Given these constraints, known printer designs offer a compromise in performance by way of limiting the rate of acceleration, the rate of deceleration, and the maximum speed capability of the tape transport system. Overall printer performance has, as a result, been compromised in some cases.

Known tape drive systems generally operate in one of two manners, that is either continuous printing or intermittent printing. In both modes of operation, the apparatus performs a regularly repeated series of printing cycles, each cycle including a printing phase during which ink is being transferred to a substrate, and a further non-printing phase during which the apparatus is prepared for the printing phase of the next cycle.

In continuous printing, during the printing phase a stationary printhead is brought into contact with a printer tape the other side of which is in contact with a substrate on to which an image is to be printed. The term "stationary" is used in the context of continuous printing to indicate that although the printhead will be moved into and out of contact with the tape, it will not move relative to the tape path in the direction in which tape is advanced along that path. During printing, both the substrate and tape are transported past the printhead, generally but not necessarily at the same speed.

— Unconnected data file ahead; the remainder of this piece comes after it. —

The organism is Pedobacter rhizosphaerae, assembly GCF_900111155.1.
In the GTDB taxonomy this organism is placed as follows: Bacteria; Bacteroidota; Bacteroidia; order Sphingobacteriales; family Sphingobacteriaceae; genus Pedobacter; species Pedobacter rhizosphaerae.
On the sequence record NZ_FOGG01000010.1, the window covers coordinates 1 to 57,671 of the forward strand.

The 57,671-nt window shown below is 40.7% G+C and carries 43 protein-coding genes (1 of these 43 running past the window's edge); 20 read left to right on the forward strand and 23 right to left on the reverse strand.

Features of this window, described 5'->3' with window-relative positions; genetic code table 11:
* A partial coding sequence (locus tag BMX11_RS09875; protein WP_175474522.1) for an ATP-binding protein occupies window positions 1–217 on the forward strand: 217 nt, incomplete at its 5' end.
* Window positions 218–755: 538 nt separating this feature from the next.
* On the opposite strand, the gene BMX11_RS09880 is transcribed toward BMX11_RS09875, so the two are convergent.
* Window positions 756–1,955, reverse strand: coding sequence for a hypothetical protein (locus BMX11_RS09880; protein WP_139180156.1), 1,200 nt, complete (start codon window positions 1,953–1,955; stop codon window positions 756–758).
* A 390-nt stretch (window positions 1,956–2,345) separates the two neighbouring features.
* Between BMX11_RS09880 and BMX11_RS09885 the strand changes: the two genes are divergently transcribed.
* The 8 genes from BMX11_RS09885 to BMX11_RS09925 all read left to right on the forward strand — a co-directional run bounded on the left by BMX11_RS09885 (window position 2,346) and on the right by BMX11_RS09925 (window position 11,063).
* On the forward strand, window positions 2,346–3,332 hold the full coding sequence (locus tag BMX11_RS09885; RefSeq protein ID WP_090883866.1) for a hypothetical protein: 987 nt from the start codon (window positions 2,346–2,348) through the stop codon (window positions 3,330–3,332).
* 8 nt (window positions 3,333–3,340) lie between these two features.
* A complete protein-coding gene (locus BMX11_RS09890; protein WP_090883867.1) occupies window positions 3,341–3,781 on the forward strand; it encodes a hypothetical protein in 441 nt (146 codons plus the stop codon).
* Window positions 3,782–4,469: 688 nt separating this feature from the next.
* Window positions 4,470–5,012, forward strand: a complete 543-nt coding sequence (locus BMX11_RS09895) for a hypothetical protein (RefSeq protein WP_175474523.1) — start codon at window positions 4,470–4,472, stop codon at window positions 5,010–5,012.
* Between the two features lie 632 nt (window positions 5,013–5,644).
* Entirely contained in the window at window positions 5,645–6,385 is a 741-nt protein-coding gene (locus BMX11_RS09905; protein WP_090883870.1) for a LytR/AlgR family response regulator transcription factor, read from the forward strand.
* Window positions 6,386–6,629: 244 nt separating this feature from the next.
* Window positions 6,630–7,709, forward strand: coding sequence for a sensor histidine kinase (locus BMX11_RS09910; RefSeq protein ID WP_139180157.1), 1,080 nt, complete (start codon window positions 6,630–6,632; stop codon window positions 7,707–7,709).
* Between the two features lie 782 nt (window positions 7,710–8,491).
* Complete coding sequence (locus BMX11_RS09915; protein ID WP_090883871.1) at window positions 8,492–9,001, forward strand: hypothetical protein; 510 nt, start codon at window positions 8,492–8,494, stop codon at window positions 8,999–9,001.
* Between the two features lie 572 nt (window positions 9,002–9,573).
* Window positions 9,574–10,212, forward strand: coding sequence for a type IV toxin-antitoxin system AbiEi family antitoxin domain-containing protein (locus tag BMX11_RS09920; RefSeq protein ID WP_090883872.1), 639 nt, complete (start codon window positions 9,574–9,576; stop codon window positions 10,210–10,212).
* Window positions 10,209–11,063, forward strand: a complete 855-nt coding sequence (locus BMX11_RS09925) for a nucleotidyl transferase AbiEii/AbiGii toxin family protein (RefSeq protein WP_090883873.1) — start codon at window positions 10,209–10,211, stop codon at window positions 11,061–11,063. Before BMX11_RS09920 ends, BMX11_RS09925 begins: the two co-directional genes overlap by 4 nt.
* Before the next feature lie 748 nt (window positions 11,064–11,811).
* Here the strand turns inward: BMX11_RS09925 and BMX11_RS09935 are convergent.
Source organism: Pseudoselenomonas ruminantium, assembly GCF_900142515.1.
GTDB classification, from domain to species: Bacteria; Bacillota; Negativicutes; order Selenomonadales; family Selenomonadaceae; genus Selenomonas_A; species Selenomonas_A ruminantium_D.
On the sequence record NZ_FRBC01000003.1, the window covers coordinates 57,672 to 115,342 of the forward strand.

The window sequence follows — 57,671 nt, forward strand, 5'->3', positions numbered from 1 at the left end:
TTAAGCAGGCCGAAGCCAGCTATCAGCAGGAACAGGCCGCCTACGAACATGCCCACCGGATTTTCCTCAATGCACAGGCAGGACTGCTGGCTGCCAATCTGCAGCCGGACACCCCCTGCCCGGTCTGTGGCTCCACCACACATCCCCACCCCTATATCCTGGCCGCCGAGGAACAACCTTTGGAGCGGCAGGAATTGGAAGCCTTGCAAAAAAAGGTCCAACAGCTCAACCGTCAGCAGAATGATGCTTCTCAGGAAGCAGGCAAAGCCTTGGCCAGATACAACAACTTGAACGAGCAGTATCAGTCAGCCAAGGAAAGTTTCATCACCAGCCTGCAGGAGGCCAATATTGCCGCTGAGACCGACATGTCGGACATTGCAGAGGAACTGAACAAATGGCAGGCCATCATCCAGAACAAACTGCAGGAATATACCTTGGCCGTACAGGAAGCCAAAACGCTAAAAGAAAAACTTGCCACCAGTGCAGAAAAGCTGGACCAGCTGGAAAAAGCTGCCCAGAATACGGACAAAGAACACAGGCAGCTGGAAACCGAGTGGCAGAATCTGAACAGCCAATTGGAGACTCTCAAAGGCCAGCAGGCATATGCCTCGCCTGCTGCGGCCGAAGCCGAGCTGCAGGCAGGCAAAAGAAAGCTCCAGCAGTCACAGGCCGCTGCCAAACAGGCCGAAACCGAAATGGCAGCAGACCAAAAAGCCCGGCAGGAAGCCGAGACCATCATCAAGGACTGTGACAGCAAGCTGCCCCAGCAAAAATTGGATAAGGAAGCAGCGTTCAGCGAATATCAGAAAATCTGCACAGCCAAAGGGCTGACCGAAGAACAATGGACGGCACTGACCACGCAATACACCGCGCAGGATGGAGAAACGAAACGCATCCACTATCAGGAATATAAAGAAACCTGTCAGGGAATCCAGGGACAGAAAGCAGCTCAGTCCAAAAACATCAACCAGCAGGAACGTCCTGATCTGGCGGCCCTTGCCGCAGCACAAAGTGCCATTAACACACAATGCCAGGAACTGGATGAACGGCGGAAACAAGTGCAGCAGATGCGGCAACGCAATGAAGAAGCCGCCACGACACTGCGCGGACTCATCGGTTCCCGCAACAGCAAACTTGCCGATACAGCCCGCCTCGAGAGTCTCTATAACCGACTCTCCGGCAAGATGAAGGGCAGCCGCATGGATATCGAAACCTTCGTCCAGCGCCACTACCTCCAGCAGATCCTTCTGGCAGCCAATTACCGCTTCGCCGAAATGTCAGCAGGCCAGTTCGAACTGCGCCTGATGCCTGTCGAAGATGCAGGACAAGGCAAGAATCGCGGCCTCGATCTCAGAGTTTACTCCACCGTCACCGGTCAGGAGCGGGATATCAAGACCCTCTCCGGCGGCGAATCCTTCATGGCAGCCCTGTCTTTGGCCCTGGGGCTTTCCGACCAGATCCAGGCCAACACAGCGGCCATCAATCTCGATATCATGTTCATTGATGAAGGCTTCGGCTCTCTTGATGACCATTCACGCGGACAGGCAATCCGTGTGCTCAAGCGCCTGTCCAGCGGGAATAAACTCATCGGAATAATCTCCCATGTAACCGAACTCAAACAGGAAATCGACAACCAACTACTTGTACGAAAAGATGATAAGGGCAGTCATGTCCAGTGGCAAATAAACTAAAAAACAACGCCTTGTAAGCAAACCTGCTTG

Generally only relatively small lengths of the substrate which is transported past the printhead are to be printed upon, and therefore to avoid gross wastage of tape it is necessary to reverse the direction of travel of the tape between printing operations. Thus in a typical printing process in which the substrate is travelling at a constant velocity, the printhead is extended into contact with the tape only when the printhead is adjacent to regions of the substrate to be printed. Immediately before extension of the printhead, the tape must be accelerated up to, for example, the speed of travel of the substrate. The tape speed must then be maintained at the constant speed of the substrate during the printing phase and, after the printing phase has been completed, the tape must be decelerated and then driven in the reverse direction so that the used region of the tape is on the upstream side of the printhead. As the next region of the substrate to be printed approaches, the tape must then be accelerated back up to the normal printing speed and the tape must be positioned so that an unused portion of the tape close to the previously used region of the tape is located between the printhead and the substrate when the printhead is advanced to the printing position. Thus very rapid acceleration and deceleration of the tape in both directions is required, and the tape drive system must be capable of accurately locating the tape so as to avoid a printing operation being conducted when a previously used portion of the tape is interposed between the printhead and the substrate. In intermittent printing, a substrate is advanced past a printhead in a stepwise manner such that during the printing phase of each cycle the substrate and generally but not necessarily the tape, are stationary. Relative movement between the substrate, tape and printhead are achieved by displacing the printhead relative to the substrate and tape. Between the printing phase of successive cycles, the substrate is advanced so as to present the next region to be printed beneath the printhead, and the tape is advanced so that an unused section of tape is located between the printhead and the substrate. Once again rapid and accurate transport of the tape is necessary to ensure that unused tape is always located between the substrate and printhead at a time that the printhead is advanced to conduct a printing operation. The requirements of high speed transfer printers in terms of tape acceleration, deceleration, speed and positional accuracy are such that many known drive mechanisms have difficulty delivering acceptable performance with a high degree of reliability. Similar constraints also apply in applications other than high-speed printers, for instance drives used in labelling machines, which are adapted to apply labels detached from a label web. Tape drives in accordance with embodiments of the present invention are suitable for use in labelling machines in which labels are detached from a continuous label web which is transported between a supply spool and a take-up spool.